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Withdrawal From Treatment

Withdrawal From Treatment

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Withdrawal From Treatment

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  1. Withdrawal From Treatment

  2. 3 Situations • 1. Voluntary – patient and doctor agree it is time to taper and try to stop treatment • 2. Voluntary – patient insists on tapering off although clinic staff are concerned • 3. Involuntary – staff feel for reasons of safety (for patient, public, or staff) that patient should not continue in treatment

  3. Ready for Taper • 1. social stability • 2. emotional stability • 3. no acute physical/psychiatric concerns • 4. has left drug life behind – no cocaine, no benzo’s, no street access, good friends • 5. recognizes risks and benefits of taper and plans accordingly • 6. recovery supports – honesty, NA, AA

  4. Ready for Taper • 1. discuss potential problems and how the taper might feel with patient • 2. together decide on pace of step-down – small steps are preferred (2 – 5 mg every few weeks) • 3. patient and staff assess progress and watch for problems • 4. patient can phone to stop taper or to increase dose to stabilize

  5. Denise • As a teen, shy and lonely, eating disorder • Tried opioids – was living with grandparents and grandpa was put on palliative care morphine – Denise started using his meds by injection • Stabilized nicely at methadone clinic, really liked NA, did counselling

  6. Denise’s taper • Tapered down slowly from 90 to 35 mg. without complaint, looked well • Did not discuss with clinic staff that she had started intermittent injection • Admitted to hospital with staph aureus empyema and septic hip • Restabilized, treated this as a learning experience and tapering again7•

  7. Wayne’s Taper • 48 year old addicted to oxycontin • Was impotent on MMT, left program abruptly – returned to opioid addiction with increasing life consequences • Restabilized on MMT, but had clear goal of getting off from the beginning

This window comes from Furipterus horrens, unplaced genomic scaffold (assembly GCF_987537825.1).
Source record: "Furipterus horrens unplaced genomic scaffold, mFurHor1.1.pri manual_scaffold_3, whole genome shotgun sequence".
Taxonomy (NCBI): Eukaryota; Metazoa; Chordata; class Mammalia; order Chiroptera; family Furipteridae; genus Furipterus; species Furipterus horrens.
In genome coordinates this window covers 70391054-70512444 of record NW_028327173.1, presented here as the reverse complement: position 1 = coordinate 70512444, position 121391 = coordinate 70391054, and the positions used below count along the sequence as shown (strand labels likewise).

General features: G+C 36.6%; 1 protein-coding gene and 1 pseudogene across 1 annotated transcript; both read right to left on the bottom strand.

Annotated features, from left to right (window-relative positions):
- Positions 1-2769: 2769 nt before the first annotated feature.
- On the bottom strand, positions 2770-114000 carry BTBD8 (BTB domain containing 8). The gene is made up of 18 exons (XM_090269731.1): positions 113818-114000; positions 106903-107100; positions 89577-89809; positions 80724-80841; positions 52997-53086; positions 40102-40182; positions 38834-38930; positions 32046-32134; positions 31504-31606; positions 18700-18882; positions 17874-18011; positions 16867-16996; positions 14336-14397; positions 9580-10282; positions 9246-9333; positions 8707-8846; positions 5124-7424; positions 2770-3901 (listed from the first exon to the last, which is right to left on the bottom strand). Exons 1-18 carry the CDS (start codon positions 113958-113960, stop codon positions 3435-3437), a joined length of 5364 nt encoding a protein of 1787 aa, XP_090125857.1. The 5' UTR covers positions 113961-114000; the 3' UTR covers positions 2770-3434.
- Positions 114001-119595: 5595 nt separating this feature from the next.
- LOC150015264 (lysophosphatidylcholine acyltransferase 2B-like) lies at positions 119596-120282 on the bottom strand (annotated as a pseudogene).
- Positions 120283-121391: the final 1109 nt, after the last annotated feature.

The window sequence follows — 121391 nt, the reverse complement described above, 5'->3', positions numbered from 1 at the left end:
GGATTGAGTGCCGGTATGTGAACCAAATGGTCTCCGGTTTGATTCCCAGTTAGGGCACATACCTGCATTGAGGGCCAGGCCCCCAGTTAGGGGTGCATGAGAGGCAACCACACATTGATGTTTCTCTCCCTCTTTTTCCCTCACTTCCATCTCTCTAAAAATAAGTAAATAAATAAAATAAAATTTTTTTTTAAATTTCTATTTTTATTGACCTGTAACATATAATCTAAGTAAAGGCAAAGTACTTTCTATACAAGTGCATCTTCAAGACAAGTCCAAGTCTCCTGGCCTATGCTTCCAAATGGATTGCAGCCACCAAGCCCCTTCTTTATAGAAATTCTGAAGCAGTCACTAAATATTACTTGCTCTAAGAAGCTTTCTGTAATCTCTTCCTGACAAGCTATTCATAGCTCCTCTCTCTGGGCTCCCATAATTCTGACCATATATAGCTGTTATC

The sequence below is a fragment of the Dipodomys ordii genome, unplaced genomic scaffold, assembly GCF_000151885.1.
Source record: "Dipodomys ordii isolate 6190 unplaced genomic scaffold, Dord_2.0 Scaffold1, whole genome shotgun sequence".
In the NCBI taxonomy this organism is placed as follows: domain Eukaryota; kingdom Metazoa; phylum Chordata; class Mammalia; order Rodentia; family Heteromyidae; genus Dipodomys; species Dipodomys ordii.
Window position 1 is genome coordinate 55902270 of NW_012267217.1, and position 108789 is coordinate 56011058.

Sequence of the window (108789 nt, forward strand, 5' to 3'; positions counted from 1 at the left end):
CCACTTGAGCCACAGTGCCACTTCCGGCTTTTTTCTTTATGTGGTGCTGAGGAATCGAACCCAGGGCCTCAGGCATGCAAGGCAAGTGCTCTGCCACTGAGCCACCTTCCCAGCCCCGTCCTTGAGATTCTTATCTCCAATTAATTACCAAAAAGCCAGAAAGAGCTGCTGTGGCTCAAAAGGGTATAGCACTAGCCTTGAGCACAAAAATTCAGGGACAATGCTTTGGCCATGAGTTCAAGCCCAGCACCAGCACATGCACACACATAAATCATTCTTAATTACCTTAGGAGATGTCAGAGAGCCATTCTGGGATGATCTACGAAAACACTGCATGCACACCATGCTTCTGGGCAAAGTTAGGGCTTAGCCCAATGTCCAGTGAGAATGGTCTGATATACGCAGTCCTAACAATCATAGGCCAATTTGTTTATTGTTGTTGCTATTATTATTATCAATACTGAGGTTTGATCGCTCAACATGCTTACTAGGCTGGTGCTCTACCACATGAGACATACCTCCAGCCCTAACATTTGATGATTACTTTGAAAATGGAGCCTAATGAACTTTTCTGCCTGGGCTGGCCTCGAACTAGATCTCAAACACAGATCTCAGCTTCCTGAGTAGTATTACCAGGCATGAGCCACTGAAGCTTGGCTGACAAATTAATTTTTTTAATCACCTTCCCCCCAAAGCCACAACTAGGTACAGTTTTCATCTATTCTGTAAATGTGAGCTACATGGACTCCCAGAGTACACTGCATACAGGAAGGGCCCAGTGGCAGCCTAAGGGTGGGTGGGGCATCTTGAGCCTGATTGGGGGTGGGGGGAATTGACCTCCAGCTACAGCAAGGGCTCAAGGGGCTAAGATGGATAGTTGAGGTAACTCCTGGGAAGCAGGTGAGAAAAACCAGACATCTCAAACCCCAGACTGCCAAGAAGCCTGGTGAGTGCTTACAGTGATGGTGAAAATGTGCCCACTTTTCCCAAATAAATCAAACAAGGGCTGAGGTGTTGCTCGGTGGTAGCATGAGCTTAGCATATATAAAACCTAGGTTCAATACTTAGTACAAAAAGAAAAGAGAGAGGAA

8. Wayne - Outcome • Worked hard at a generally positive life – better marriage, treatment of seasonal depressive symptoms, success at work, better relationship with kids, enjoyment of life • Tapered slowly over 18 months – if he hit a stressor, called clinic to stop taper • Now at 6 mg methadone, has had no difficulty, no desire to use

  9. Maureen • Wild teenager with extreme polysubstance abuse, multiple overdoses, cutting – on Volume 4 of HSC chart • Started to inject IV opioids • Was clearly treated as an adult, with no positive response to borderline behaviour • Did better than expected in treatment

  10. End of Taper • Addiction is chronic illness – is patient prepared with plans to address emotional crisis, or if medical illness requires opioids? • Consider offering follow-up for 3 – 6 months after methadone stops • Review risk of other potential addictions (alcohol, cocaine)

  11. Insists on Taper - ? Not Ready • Clinic attitudes differ • - some will not taper (patient needs to leave the program if he insists and suffer acute withdrawal symptoms) • - others discuss risks with patient, but feel patient has right to decide – work on partnership and watching for problems – slow taper is best but some patients will insist on rapid taper

  12. Tapering, ? Not Ready • The patient will often refuse to recognize that problematic behaviour is occurring – eg - ongoing use of oxy or cocaine • Try to discuss but recognize when to stop the struggle • There is a value to “crash and burn” – patient returns to program with different expectations and behaviour • Consider need for behaviour agreement if accepting back into treatment – raise the bar

  13. Jon’s Taper • He had failed 4 tries at abstinence and sadly started methadone – immediately felt normal • Insisted as soon as he felt stable that he needed a stepdown – never actually stopped using oxy – would not “listen to reason” • Relapsed, spent entire inheritance, back to MMT

  14. Involuntary Withdrawal • Staff feel that for overall risk/benefit situation or safety reasons that patient should not continue with program • Examples • - sells methadone • - threatens staff or pharmacist • - reckless use of benzo’s, opioids • - erratic attendance at clinic

  15. Involuntary Withdrawal • Clinics have different attitudes (high tolerance vs. low tolerance) – staff should have common principles and be able to discuss cases • Offer the patient referral to a different methadone clinic, if possible and reasonable

  16. Pace of Involuntary Stepdown • Rapid or slow - depends – may use outside pharmacy - ?warn pharmacy • If aggressive or difficult behaviour persists, rapidly stop methadone • Actual threats or aggressive behaviour – consider police report

  17. Jay • Bright, always argumentative – fights the rules – behaviour contract on chart • Uses foul threatening language to his case manager – team decision for involuntary withdrawal • Rapid stepdown, at outside pharmacy • Given name of alternate clinic and within 2 weeks enrolls there – “I know I need it”

  18. Requests Return to Program? • Clinic staff decide – behaviour is sometimes much better – but some clients are so difficult, return to program will not occur • A waiting period may be beneficial – patient recognizes consequences are definitely in place

  19. Just Wait • They often return older and wiser and ready to work – and ready to follow the rules